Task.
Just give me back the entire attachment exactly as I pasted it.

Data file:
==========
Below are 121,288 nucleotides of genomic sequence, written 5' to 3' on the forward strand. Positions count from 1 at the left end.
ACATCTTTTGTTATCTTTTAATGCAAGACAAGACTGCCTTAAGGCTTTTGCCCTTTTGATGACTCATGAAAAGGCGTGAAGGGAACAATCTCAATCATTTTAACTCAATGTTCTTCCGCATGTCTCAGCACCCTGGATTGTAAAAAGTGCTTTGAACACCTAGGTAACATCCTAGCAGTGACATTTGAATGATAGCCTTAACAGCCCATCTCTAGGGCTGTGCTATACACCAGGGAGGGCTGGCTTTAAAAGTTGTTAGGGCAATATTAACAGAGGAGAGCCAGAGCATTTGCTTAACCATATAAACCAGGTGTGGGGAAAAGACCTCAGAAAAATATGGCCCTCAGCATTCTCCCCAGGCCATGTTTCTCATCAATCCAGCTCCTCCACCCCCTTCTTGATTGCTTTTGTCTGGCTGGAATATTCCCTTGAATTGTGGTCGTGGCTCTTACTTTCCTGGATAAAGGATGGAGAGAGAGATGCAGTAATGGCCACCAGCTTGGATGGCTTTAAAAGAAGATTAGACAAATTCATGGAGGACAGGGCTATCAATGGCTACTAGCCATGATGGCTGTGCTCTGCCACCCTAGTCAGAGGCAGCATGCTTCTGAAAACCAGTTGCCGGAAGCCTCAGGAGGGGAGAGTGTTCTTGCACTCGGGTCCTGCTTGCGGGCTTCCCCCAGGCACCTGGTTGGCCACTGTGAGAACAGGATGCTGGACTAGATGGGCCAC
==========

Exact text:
Below are 121,288 nucleotides of genomic sequence, written 5' to 3' on the forward strand. Positions count from 1 at the left end.
ACATCTTTTGTTATCTTTTAATGCAAGACAAGACTGCCTTAAGGCTTTTGCCCTTTTGATGACTCATGAAAAGGCGTGAAGGGAACAATCTCAATCATTTTAACTCAATGTTCTTCCGCATGTCTCAGCACCCTGGATTGTAAAAAGTGCTTTGAACACCTAGGTAACATCCTAGCAGTGACATTTGAATGATAGCCTTAACAGCCCATCTCTAGGGCTGTGCTATACACCAGGGAGGGCTGGCTTTAAAAGTTGTTAGGGCAATATTAACAGAGGAGAGCCAGAGCATTTGCTTAACCATATAAACCAGGTGTGGGGAAAAGACCTCAGAAAAATATGGCCCTCAGCATTCTCCCCAGGCCATGTTTCTCATCAATCCAGCTCCTCCACCCCCTTCTTGATTGCTTTTGTCTGGCTGGAATATTCCCTTGAATTGTGGTCGTGGCTCTTACTTTCCTGGATAAAGGATGGAGAGAGAGATGCAGTAATGGCCACCAGCTTGGATGGCTTTAAAAGAAGATTAGACAAATTCATGGAGGACAGGGCTATCAATGGCTACTAGCCATGATGGCTGTGCTCTGCCACCCTAGTCAGAGGCAGCATGCTTCTGAAAACCAGTTGCCGGAAGCCTCAGGAGGGGAGAGTGTTCTTGCACTCGGGTCCTGCTTGCGGGCTTCCCCCAGGCACCTGGTTGGCCACTGTGAGAACAGGATGCTGGACTAGATGGGCCAC